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New Immune Therapy for People With Blood Cancer—Commentary

Commentary
03/04/16 Michael E. Rytting, MD, Department of Leukemia, University of Texas MD Anderson Cancer Center|Department of Pediatrics, University of Texas MD Anderson Cancer;


Many news outlets have published exciting information on a new therapy for certain blood cell cancers such as some leukemias and lymphomas. This therapy, called chimeric antigen receptor (CAR) T-cell therapy, is being tested for treatment of acute lymphoblastic leukemia and other blood cell cancers that have stopped responding to traditional chemotherapy.

T cells are white blood cells that are part of the body’s immune defenses. They help identify and destroy abnormal or foreign cells—including some cancer cells. CAR T-cell therapy is an innovative treatment that modifies a person’s own T cells to be more effective at destroying the person’s cancer cells. Doctors take some of the person’s T cells from a blood sample and add a bit of genetic code (DNA) that helps those T cells recognize and attach to specific cancer cells. When they put the T cells back, they attack the person’s cancer.

Although conventional chemotherapy has become fairly successful at treating many blood cell cancers, there still are no good options for people in whom chemotherapy has stopped working. Recent tests of CAR-T cells in such people have shown a significant response in a majority of people. And some people had total remission. Thus, this treatment represents an exciting new therapeutic option for patients with some blood cell cancers. There are some limitations to this new treatment modality, though. The most important is that unlike drugs, which can be manufactured in large quantities, CAR-T cells must be custom made for each person individually. That means the technology is expensive and difficult to implement. Because of these factors, CAR T-cell treatment cannot be easily used outside of major medical centers in the developed world. The treatments will probably not be able to be done at all in the developing world.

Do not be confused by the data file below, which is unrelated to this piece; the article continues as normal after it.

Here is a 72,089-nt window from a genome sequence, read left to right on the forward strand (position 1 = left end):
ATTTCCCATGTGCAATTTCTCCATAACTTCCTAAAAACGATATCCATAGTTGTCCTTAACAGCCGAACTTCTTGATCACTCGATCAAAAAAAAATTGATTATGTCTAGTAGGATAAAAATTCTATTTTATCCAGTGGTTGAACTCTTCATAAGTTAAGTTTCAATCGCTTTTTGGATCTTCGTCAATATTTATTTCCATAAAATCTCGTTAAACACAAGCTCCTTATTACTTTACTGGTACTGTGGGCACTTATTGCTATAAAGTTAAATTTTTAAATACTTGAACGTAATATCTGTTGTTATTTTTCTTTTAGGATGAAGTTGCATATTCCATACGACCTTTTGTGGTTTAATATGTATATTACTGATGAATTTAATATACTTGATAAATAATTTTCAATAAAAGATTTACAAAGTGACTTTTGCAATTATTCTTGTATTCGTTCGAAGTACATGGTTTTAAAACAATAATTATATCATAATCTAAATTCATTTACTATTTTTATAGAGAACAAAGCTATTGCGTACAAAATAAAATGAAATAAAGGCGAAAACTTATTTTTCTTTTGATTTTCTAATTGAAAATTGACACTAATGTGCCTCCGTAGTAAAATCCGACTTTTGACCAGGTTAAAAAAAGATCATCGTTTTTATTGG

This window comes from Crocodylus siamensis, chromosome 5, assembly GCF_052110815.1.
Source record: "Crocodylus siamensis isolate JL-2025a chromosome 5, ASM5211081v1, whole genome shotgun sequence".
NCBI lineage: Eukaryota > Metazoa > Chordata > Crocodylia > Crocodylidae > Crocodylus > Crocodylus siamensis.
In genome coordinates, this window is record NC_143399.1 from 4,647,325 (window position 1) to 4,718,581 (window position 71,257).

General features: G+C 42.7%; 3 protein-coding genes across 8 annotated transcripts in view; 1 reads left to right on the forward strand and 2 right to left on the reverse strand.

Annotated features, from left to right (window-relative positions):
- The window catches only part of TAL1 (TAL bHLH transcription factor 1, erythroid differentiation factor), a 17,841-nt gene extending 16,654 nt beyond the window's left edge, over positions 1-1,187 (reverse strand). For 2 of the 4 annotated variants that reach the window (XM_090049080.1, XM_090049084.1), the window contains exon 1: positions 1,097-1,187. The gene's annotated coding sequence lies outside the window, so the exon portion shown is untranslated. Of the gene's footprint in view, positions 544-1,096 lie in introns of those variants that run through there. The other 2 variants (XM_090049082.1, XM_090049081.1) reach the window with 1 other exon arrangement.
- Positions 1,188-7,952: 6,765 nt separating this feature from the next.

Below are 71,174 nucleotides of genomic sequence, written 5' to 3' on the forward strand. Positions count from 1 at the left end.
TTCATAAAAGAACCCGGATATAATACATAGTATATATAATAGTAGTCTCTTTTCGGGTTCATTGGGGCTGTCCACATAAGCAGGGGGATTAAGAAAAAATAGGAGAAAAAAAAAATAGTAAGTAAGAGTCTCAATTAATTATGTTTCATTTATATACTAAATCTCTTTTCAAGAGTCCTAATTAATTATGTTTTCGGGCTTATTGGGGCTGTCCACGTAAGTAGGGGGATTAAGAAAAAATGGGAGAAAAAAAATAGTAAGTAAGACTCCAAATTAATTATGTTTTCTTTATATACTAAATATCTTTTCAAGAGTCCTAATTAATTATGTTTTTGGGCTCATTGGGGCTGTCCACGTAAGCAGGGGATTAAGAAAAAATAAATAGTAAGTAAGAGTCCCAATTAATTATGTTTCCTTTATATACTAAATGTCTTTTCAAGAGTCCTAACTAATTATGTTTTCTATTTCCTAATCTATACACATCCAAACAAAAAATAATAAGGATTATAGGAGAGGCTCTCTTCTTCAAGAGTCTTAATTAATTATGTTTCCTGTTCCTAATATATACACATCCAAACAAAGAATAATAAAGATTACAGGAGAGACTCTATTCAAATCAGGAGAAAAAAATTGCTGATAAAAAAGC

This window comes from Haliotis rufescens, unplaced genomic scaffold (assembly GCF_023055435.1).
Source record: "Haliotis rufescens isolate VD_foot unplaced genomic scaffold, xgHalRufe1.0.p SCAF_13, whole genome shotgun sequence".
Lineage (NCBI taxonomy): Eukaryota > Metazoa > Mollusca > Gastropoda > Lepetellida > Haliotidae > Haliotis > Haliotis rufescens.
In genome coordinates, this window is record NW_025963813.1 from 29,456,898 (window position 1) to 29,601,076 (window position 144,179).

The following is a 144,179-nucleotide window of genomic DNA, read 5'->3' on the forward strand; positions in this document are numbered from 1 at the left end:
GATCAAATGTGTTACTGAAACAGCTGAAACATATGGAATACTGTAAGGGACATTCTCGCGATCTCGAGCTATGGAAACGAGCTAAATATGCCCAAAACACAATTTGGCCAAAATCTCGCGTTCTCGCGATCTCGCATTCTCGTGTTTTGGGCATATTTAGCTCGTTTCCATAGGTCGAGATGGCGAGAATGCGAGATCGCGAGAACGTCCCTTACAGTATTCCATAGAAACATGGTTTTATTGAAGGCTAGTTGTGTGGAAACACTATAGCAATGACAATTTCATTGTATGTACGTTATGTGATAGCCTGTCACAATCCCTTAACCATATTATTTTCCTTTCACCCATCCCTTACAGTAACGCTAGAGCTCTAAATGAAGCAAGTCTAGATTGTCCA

Further study is needed to determine for how long remissions induced by CAR T-cell therapy will last. In addition, even though the treatment uses the person’s own cells, side effects of CAR T-cell infusion may be significant. The large number of T  cells attacking the cancer all at the same time sometimes causes a big inflammatory reaction. Some patients require intensive care for organ failure after T-cell infusion. Neurologic complications may also occur.

CAR T-cells are an exciting advance in the therapy of certain cancers. They may be similarly effective in other tumor types that have not yet been studied. Unfortunately, this treatment modality is unlikely to be able to help affect the majority of the world’s cancer population unless an affordable product can be produced. 

See Dr. Rytting's discussion of Leukemia in The Manual.